Students, immature as they are, may find themselves on the wrong side of the law with offenses that are much less serious in nature, then, say, illegal possession of drugs, guns, and the like. The minor crimes may not in themselves be alarming, but in the long run, can affect the academic and professional careers of these students.
Not only this, these minor offenses may act as a hurdle for the student in getting employment with the government or private organizations. This is because of the background checks that these organizations undertake with a special focus on criminal convictions or any type of contact with the law enforcement agencies that may have resulted in arrest or citations.
Here are five offenses that are very commonly committed by students and how they are dealt with in Texas:
If a student is charged with disorderly conduct, the prosecution will leave no stone unturned in proving that he or she was instrumental in creating a public disturbance that compelled the police to arrest him or her. Fortunately, disorderly conduct is a summary offense in some states, making it less severe than a misdemeanor or a felony.
In the eventuality of the student getting arrested for disorderly conduct, the criminal defense attorney will try and negotiate a favorable non-trial disposition that leads to expungement of the criminal record, thereby safeguarding the student’s future employment.
To this end, the criminal defense attorney should not rest until the prosecution has not only withdrawn the case against the student but has also got an expungement of the student’s record. In no way should the criminal defense attorney make the student plead guilty to this charge.
If a student is caught purchasing, attempting to purchase, possessing or consuming alcoholic beverages in public in Texas, he or she may face the following consequences:
- Class C misdemeanor that is punishable by a fine up to $500.
- Attend alcohol awareness class.
- Undertake community service that may extend from eight to 40 hours.
- Suspension of driver’s license from 30 to 180 days or its total denial.
In the event of a third offense, the student who is 17 or older, may be fined from $250 to $2,000, confinement to jail up to 180 days or both. His or her driver’s license will be automatically suspended.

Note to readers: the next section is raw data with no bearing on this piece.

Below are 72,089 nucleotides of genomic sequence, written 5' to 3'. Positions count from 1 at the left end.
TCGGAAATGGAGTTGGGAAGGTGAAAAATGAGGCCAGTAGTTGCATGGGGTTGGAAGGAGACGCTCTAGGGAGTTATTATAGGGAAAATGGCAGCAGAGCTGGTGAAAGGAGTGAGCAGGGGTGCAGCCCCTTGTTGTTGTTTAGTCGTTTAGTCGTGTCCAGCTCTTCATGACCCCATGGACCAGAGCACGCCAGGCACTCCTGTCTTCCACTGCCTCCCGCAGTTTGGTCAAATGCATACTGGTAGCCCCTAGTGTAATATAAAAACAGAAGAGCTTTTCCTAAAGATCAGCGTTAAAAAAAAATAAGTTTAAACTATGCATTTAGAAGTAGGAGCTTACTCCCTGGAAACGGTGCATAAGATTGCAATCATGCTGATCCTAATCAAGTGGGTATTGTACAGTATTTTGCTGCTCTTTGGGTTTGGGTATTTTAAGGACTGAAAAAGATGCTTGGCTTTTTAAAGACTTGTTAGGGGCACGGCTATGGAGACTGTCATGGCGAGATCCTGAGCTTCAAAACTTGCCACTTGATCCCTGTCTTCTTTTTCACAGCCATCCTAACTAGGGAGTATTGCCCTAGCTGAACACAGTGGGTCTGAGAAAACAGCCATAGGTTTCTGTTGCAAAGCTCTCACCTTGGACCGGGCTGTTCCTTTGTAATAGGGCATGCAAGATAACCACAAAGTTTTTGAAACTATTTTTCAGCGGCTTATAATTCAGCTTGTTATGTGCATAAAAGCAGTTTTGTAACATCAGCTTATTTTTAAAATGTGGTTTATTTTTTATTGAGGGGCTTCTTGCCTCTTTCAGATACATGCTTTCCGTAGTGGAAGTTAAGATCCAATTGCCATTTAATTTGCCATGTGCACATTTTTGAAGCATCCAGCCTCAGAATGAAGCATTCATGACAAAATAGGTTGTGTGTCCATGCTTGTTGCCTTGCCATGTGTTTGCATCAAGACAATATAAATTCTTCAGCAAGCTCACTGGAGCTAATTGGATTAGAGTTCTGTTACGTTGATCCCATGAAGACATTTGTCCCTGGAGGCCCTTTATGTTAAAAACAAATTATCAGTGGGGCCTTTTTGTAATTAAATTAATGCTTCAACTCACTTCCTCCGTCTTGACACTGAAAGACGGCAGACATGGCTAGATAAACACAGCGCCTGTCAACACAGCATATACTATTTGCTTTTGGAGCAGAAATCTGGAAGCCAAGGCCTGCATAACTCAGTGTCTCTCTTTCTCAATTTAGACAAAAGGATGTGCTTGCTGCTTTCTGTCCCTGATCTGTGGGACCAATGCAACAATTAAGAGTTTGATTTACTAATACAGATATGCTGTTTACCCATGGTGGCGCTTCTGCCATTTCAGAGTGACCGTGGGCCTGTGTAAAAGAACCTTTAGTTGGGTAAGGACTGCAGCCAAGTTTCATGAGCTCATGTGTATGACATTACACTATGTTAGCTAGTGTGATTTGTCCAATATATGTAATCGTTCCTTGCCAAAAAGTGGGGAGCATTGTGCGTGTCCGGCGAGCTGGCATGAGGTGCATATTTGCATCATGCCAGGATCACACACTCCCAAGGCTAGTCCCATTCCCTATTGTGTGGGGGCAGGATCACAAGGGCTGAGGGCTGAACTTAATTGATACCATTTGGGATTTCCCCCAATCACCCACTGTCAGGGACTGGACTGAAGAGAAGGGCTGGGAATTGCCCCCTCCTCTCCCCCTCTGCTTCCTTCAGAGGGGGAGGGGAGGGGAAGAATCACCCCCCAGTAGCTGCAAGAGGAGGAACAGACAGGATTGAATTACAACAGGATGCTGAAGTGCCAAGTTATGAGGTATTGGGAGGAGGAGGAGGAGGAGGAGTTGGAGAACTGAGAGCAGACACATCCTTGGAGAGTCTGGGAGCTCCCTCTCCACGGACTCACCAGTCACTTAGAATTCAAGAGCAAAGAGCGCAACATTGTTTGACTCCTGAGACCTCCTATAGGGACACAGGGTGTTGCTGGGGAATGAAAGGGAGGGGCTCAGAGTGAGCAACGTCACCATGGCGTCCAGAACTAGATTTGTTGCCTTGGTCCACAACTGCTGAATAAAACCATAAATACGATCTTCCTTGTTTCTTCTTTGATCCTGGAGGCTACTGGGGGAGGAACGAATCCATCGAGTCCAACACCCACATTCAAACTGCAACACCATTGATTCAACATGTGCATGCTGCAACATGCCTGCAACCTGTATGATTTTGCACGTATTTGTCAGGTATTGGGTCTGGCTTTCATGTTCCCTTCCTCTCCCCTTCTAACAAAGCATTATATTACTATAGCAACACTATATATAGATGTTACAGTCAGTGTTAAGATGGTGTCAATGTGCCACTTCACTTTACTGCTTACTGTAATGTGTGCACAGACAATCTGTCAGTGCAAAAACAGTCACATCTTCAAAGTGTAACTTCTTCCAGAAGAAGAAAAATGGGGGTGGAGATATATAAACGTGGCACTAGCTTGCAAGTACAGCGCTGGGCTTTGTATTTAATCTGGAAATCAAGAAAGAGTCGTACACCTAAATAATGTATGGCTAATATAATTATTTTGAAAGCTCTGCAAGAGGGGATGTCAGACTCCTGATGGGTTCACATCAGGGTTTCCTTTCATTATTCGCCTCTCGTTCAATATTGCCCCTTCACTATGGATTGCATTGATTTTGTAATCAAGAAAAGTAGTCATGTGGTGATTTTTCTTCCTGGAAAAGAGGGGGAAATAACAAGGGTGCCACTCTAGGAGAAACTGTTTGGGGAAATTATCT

If the charge of underage drinking is leveled against the student, his or her first step should be to deny it and not plead guilty. It will give the criminal defense lawyer a chance to either negotiate a favorable non-trial disposition or contest the charges.
Contesting the charge will force the prosecution to prove underage drinking beyond a reasonable doubt. The non-availability of independent witnesses willing to come forward and those with conflicting interests, such as bartenders, waiters, bar employees, etc. makes the student’s case stronger.
Possession of marijuana
Despite rapidly changing attitudes towards marijuana, Texas is still very strict regarding its possession and sale. Unlike its neighboring states, Texas has still not permitted the use of marijuana for medical use. Students caught with this drug can expect to be dealt severely under the Texas laws.
Although a student enjoys the Fourth and Fifth Amendment Rights under the United States Constitution, if he or she caught with anything less than two ounces of marijuana, a 180-day jail term and a fine up to $2,000 are certain. For the criminal defense lawyer, it is important not to proceed with the pre-trial motion, but rather opt for an alternative diversion program.
Drag racing in Texas comes under the ambit of street racing and other similar speed contests and is defined under Section 545.420 of TX Transportation Code. According to it, a ‘drag race’ involves two or more vehicles being driven side by side in a competitive attempt to beat each other.
Street racing or drag racing, previously considered as a simple traffic violation was upgraded to Class B misdemeanor under the 2003 law. A student involved in drag racing may be fined $2,000 or 180 days in jail or both.
5 Driving under the influence (DUI)
Texas has a Zero Tolerance Law for minors. A student, who is younger than 21 years, is debarred from operating a motor vehicle under any amount of alcohol or drugs. If it is the student’s first offense, he or she may face the following:
- Suspension of driver’s license for a year.
- Fine up to $500.
- Attend alcohol education program, at least 12 hours long.
- Those defaulting on alcohol education program get an additional 180 days of license suspension.
- If the judge awards community service, a 90-day license suspension comes into effect.
Texas still has stringent laws as compared to other states, especially where students and minors are concerned. In case, any student is faced with any such minor offense, he or she should consult criminal defense attorneys for college students in North Texas. They will prove competent guides to rescue the student from these offenses.